Slide Slam K6
The use of non-invasive brain stimulation techniques to improve reading difficulties in dyslexia: a systematic review
Sabrina Turker1, Gesa Hartwigsen1; 1Lise Meitner Research Group Cognition and Plasticity, Max Planck Institute for Human Cognitive and Brain Sciences, Leipzig, Germany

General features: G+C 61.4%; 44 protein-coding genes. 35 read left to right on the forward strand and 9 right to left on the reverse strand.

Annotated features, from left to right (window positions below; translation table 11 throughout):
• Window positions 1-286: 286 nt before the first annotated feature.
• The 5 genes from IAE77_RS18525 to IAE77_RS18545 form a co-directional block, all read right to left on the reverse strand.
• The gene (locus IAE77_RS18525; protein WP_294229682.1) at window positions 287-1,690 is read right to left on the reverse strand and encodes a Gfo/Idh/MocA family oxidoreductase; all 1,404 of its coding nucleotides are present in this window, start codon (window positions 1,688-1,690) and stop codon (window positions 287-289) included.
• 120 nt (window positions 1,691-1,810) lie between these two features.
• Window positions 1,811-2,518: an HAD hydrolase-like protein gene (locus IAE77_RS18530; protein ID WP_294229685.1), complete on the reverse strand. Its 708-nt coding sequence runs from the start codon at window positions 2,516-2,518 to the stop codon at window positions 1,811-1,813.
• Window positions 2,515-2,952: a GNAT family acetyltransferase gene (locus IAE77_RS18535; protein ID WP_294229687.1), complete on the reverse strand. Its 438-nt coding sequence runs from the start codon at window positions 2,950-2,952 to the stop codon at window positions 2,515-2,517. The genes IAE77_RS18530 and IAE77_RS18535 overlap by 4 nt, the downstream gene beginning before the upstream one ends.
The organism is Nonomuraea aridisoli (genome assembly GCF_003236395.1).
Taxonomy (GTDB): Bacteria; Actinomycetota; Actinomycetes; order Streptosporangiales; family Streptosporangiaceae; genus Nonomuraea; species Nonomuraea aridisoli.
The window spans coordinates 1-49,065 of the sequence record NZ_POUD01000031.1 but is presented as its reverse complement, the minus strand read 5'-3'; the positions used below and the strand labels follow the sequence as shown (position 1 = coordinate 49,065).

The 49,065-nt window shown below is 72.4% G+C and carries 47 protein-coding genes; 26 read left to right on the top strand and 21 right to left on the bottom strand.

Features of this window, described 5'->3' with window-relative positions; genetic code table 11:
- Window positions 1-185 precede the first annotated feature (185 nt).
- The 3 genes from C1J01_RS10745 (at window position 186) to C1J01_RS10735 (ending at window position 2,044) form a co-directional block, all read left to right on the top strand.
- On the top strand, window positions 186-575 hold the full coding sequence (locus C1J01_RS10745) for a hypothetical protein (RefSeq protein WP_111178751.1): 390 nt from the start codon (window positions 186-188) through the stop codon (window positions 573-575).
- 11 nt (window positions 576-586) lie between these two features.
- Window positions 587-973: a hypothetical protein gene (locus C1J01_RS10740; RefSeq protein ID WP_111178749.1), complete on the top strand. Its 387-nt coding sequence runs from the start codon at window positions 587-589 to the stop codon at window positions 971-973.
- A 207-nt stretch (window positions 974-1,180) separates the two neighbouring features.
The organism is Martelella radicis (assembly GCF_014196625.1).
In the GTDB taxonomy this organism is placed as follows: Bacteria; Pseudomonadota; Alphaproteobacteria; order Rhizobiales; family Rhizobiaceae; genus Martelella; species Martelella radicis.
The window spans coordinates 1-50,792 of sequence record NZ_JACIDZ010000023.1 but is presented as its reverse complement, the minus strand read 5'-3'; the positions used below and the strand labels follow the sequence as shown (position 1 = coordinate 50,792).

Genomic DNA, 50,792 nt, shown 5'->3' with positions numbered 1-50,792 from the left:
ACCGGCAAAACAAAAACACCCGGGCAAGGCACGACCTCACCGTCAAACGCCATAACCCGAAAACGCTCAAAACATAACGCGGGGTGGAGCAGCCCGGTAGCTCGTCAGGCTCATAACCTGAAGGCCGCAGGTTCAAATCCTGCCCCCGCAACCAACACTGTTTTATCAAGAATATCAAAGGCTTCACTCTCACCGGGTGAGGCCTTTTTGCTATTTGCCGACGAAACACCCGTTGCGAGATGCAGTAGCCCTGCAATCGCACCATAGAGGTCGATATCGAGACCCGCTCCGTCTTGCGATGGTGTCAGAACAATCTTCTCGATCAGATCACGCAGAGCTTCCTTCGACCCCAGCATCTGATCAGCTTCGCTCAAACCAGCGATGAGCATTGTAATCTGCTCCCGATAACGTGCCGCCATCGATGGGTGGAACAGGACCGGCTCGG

Non-invasive brain stimulation (NIBS) allows to actively and non-invasively interfere with brain function. Across recent years, different NIBS protocols have been used to probe the causal relevance of specific brain regions for different language and reading-related tasks. Aside from inhibiting specific processes, NIBS may also be used to enhance cognitive functions. As such, facilitatory NIBS protocols have the potential to alleviate different symptoms and difficulties in various disordered populations, such as individuals with learning disorders. Such an approach may be particularly promising to support training of reading and writing skills in individuals with dyslexia. However, despite the growing interest in modulating learning abilities, a comprehensive, up-to-date review synthesizing NIBS studies with dyslexics from behavioral and neural viewpoints is missing. Here, we fill this gap and elucidate the potential of NIBS as treatment option in individuals with dyslexia in a systematic review. The findings of the 14 included intervention studies suggest that repeated sessions of reading training (e.g., spelling training) combined with different NIBS protocols may induce long-lasting improvements of reading performance in child and adult dyslexics, opening promising avenues for future research. In particular, the “classical” reading areas of the left hemisphere seem to be most successfully modulated through NIBS, and facilitatory NIBS protocols may improve various reading-related subprocesses (e.g., word, pseudoword or text reading). Investigating the causal relevance of specific brain regions for reading in dyslexics can help shed further light on the reading circuits and their contributions to particular reading-related tasks. Finally, we point out that future studies should combine NIBS with neuroimaging to increase our understanding of the neurobiological basis of NIBS-induced improvements in dyslexia, and explore short-term plasticity within the reading circuits.